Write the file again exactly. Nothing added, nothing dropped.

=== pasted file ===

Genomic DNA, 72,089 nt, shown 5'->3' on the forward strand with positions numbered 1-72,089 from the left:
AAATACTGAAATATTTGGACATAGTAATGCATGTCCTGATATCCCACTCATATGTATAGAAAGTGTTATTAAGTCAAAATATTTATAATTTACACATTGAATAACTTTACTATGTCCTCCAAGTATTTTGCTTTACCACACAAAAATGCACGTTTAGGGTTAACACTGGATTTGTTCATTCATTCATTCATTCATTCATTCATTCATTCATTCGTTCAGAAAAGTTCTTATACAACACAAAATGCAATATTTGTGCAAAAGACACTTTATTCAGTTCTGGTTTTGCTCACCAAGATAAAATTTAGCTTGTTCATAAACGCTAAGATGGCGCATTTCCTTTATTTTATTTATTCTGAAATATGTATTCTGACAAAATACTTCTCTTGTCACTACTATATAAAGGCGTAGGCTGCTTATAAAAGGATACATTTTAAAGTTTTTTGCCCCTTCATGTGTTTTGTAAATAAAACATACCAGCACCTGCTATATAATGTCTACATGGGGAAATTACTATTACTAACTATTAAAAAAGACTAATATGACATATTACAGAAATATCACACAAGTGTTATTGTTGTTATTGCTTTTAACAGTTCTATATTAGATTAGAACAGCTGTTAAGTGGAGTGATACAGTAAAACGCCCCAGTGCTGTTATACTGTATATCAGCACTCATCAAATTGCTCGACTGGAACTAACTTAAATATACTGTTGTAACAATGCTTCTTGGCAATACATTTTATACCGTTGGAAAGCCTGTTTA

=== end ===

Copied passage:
Genomic DNA, 72,089 nt, shown 5'->3' on the forward strand with positions numbered 1-72,089 from the left:
AAATACTGAAATATTTGGACATAGTAATGCATGTCCTGATATCCCACTCATATGTATAGAAAGTGTTATTAAGTCAAAATATTTATAATTTACACATTGAATAACTTTACTATGTCCTCCAAGTATTTTGCTTTACCACACAAAAATGCACGTTTAGGGTTAACACTGGATTTGTTCATTCATTCATTCATTCATTCATTCATTCATTCATTCGTTCAGAAAAGTTCTTATACAACACAAAATGCAATATTTGTGCAAAAGACACTTTATTCAGTTCTGGTTTTGCTCACCAAGATAAAATTTAGCTTGTTCATAAACGCTAAGATGGCGCATTTCCTTTATTTTATTTATTCTGAAATATGTATTCTGACAAAATACTTCTCTTGTCACTACTATATAAAGGCGTAGGCTGCTTATAAAAGGATACATTTTAAAGTTTTTTGCCCCTTCATGTGTTTTGTAAATAAAACATACCAGCACCTGCTATATAATGTCTACATGGGGAAATTACTATTACTAACTATTAAAAAAGACTAATATGACATATTACAGAAATATCACACAAGTGTTATTGTTGTTATTGCTTTTAACAGTTCTATATTAGATTAGAACAGCTGTTAAGTGGAGTGATACAGTAAAACGCCCCAGTGCTGTTATACTGTATATCAGCACTCATCAAATTGCTCGACTGGAACTAACTTAAATATACTGTTGTAACAATGCTTCTTGGCAATACATTTTATACCGTTGGAAAGCCTGTTTA